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Report 1316: European Travel Back When - 1964

By Marian from New Jersey, Summer 1995

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Page 3 of 20: Cambridge, and Then on to Paris

It's raining again (shocker, yes?) as I head for King's Cross and the train to Cambridge. I manage to find the brand new Chemistry building (replacing the Old Cavendish Laboratory where Watson and Crick had worked) and an amazingly helpful secretary and steward. The phone books had been useless, but the secretary was appalled at the idea that I could come all the way from New York and not be able to find my friends. "Hmmm," she said, "foreigners have to register with the local police." So she called the police, who contacted Deanna's husband Sam, who called me, and so on. We arrange that he will meet me later on, and I will have dinner at their place.

So I will have plenty of time to see the Cambridge University campus, scene of so many of the novels I have read. King’s Chapel is amazing (the dining room in my freshman dorm had been modeled after it, but somehow it wasn’t the same...) I go back to the laboratory building and the steward shows me around; in one of the labs I talk to a young graduate student who is working in a field close to my own dissertation topic (molten salts, possible a route to a new generation of batteries).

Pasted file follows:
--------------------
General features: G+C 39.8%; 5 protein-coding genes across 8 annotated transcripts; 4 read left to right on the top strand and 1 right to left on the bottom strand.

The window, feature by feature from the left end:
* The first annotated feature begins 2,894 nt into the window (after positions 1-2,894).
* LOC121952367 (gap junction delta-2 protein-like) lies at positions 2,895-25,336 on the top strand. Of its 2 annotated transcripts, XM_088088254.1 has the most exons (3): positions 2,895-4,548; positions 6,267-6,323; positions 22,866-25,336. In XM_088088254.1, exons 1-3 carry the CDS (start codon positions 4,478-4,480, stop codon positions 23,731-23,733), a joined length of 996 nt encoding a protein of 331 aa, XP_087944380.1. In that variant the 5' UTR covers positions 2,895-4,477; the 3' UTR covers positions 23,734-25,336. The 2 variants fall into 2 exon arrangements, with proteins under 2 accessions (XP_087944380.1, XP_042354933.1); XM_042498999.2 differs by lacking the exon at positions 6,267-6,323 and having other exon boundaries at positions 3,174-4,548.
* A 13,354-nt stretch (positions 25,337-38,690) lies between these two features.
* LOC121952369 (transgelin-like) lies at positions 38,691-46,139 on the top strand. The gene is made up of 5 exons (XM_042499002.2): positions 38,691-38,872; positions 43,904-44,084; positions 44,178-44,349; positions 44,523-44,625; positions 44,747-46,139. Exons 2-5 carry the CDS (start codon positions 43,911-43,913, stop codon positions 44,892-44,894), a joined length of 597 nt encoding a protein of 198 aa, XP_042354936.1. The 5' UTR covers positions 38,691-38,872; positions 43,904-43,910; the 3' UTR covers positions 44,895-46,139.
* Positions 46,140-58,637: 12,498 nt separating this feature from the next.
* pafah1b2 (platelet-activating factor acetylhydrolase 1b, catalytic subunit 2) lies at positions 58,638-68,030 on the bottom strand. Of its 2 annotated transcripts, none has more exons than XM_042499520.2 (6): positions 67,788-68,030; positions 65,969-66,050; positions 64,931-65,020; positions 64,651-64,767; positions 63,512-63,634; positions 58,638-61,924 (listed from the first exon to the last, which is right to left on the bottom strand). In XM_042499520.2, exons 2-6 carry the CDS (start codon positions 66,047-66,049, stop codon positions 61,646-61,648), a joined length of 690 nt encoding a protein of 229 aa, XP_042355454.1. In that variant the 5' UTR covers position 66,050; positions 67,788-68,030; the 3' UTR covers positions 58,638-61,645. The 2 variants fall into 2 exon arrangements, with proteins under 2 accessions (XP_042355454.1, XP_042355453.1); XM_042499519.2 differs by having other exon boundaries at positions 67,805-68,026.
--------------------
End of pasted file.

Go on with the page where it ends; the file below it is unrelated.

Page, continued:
I speak with Deanna, and go to their nice modern house for dinner (roast beef and Yorkshire pudding, of course). Then we head to the molecular-biology lab where Sam works ---- he is actually in Crick’s group! Finally, they get me to the train station, I take the train to King’s Cross (where I AGAIN) get lost, and head back home on the tube.

Now it’s Friday, June 5, my last day in London, and I aim to squeeze in all that I’ve missed so far. The Changing of the Guard (not so impressive to me), the Oxford Street Shops ---- that’s about all I get to do. I buy a ticket on the 9am boat train (London-Dover, Dover-Calais, and Calais-Paris). In the evening, I have another lovely dinner with Stephen and his parents at a famous 18th-century pub in Southwark (The George). I come back and squeeze everything into my suitcase. Tomorrow, Paris!

London is one thing and Paris will be quite another. I don’t know anyone there! They speak French! I have studied French from junior high through college, and even won my high-school French medal. But being best in French in Newtown High School, Corona, Queens is not the same as being able to communicate with real Parisians. Will it be OK? Will I even be able to find a hotel? Am I nuts for coming all this way on my own?

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